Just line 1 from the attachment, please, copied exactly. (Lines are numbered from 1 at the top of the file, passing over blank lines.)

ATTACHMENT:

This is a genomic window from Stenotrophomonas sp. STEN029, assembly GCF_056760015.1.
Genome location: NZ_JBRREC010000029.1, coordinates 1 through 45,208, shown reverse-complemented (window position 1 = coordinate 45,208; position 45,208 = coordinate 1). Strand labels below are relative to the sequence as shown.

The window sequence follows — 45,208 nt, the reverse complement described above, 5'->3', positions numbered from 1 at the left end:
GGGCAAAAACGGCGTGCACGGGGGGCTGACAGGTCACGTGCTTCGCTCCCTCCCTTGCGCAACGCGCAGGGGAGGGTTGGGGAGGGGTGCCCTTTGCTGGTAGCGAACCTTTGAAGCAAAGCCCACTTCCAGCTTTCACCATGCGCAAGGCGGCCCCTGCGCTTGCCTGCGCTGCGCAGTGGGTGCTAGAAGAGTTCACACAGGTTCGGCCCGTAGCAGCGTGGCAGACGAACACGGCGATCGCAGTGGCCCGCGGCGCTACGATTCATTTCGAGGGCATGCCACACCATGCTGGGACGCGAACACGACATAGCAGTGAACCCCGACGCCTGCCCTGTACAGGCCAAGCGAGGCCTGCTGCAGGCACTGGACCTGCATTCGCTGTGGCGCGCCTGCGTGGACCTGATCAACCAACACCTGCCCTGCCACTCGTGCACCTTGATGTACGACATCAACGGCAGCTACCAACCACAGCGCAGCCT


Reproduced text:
This is a genomic window from Stenotrophomonas sp. STEN029, assembly GCF_056760015.1.